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Back to Stories

Walking among giants

Pack your sneakers as no visit to Six Senses Zil Pasyon is complete without venturing into the Seychelles jungle on one of the marked hiking trails. The low-impact resort leaves two thirds of the island as a forest wilderness. Wild vanilla flowers bloom and lichen tops the trees, a sign of the pristine air quality. I’m here to see the reforestation work that began thanks to the vision of permaculturist Steve Hill back in 2007. Since then, the resort’s hosts have continued this arduous work to remove invasive species such as the tangled mass of Coco Plum and replace them with more delicate endemic plants and trees, including Takamaka, Indian almond, and Coco de Mer.

Restoring biodiversity

“We want the biodiversity on Félicité island to be authentic, rich and varied,” says Sustainability Manager Lucie Bennett, as we navigate the leaf-lined trail that weaves its way up the hill from the resort. We pass giant boulders and giant spiders – neither harmful – but both keeping us on our toes. Since she’s armed with an environmental science degree and machete, I let her go first.

“Invasive species are damaging as they can create biodiversity dead zones. Replanting native species leads to more productive habitats. It’s a labor of love but it will enable the reintroduction of rare birds.”

The island is once again becoming an Eden in full song, and it is hoped that one day it will be possible for guests to see and hear the elusive Seychelles Magpie Robin, Seychelles Paradise Flycatcher, and Seychelles Warbler, among others.

A long propagation cycle

In the meantime, it is easier to spot the Coco de Mer trees. Standing at an impressive 25 meters, they tower above the jungle canopy. These giants are vulnerable, partly because they are endemic to only two islands in the Seychelles and partly because they are in no real rush to propagate. “It takes six to seven years for the seed to mature and fall from the tree, and up to a further two years to germinate. And that doesn’t happen until the tree reaches reproductive maturity at 30 to 40 years.”

It hasn’t even developed a very clever way to disperse its heavy seeds – which are incidentally the largest in the plant kingdom. They average half a meter in diameter, weigh 15 to 32 kilograms, and are shaped like a perky female posterior. Many fail to flourish under the heavy foliage of their mama. That’s why, when Lucie spotted a viable seed eighteen months ago, she found it a good home and it is now thriving.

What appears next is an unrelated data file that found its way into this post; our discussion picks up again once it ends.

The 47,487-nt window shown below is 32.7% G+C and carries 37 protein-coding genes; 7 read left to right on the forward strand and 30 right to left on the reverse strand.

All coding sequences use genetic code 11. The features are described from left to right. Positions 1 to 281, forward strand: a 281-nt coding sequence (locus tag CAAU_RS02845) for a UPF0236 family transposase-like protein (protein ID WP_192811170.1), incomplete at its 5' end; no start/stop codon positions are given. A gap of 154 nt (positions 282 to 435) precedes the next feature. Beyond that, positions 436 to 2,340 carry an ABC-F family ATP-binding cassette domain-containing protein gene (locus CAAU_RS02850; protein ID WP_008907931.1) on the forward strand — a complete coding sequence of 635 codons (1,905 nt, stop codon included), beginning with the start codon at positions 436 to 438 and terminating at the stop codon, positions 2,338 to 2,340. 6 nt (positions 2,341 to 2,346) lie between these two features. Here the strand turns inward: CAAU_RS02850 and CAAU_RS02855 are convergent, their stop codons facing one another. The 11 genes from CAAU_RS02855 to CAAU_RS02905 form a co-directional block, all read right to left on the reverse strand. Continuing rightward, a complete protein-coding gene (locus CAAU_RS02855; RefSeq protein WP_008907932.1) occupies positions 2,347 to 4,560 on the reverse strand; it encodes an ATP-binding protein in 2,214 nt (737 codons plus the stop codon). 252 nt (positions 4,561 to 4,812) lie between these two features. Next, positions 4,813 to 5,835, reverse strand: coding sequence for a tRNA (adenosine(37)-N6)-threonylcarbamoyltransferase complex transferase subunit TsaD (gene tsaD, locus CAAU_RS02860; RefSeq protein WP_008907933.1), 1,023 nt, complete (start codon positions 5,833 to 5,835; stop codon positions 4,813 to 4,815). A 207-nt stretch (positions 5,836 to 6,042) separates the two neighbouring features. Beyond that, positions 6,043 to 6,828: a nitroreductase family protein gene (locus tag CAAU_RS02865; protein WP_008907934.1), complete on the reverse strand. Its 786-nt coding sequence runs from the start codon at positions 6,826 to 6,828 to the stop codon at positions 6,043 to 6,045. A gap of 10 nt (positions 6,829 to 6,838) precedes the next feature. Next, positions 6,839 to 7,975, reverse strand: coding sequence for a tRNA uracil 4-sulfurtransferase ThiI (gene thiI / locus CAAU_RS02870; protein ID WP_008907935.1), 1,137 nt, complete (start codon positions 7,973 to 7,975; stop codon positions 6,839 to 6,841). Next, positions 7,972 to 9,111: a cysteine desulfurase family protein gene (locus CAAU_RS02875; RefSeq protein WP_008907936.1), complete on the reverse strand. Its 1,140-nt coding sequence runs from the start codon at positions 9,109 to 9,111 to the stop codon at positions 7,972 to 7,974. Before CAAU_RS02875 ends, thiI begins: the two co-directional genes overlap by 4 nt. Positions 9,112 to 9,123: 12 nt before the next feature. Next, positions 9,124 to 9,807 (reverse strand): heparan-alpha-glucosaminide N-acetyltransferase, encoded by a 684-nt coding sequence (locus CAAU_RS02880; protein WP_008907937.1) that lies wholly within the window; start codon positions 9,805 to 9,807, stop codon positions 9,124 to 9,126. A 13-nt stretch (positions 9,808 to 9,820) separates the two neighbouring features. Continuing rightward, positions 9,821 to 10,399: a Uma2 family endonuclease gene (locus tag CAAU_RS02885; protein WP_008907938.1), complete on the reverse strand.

Myths surround these gentle giants

The Coco de Mer is so named because before the Seychelles were discovered, the seeds would float to the Maldives where fishermen called them “sea coconuts”. It was assumed they came from a forest at the bottom of the sea. The myths continue. Each plant is either male or female – the male flower is a one-meter long phallus-shaped catkin. Legend has it that the trees are shy, so whoever sees the trees mating will die or go blind. Lucie suggests pollination is more likely down to insects or the wind!

The reforestation work is funded in part by the Sustainability Fund, which comes from a percentage of the resort’s revenue. The fund supports three further high-impact local projects, sea turtle conservation, wildlife rescue of birds and bats, and youth engagement. “We mark international awareness days to offer fun educational experiences at the La Digue school on the neighboring island. I love these days as I hope to inspire the children to learn about their environment and maybe even explore careers in conservation.”

Garden-to-table abundance

What goes up must come down. After taking a hundred panoramic photos on Top Hill (Félicité is genuinely the prettiest island you will ever see) we snake our way down through the lush Takamaka trees to the resort’s organic garden. My jaw drops again at the abundance of crops. In July 2023 alone, the kitchen team harvested 31 species of herb, fruit, and veg – everything from bananas to broccoli, cauliflower to cucumber, and mint to microgreens. On a good month, crop production tops 1,600 kilograms.

As Lucie explains, “Our guests love to visit the garden and see for themselves how so much of our produce is organic, plastic free, and grown in and not flown in, massively reducing our carbon footprint. We favor natural methods over synthetic chemicals, for example, neem oil is used as an organic pesticide, and we also follow the principles of composting and cover crop planting, which is where one plant acts as a protector to keep pests off its neighbors.”

With 10,000 steps completed and several floors climbed, I feel no guilt in stopping by the Island Café on the way back. There, Lucie tells me that with a special export license, you are able to bring a government-approved Coco de Mer seed home with you. My suitcase was already brimming with stories and memories of this magical isle. Maybe I’ll come back when Lucie’s baby turns three.

Jessica Swales visited Six Senses Zil Pasyon in August 2023.


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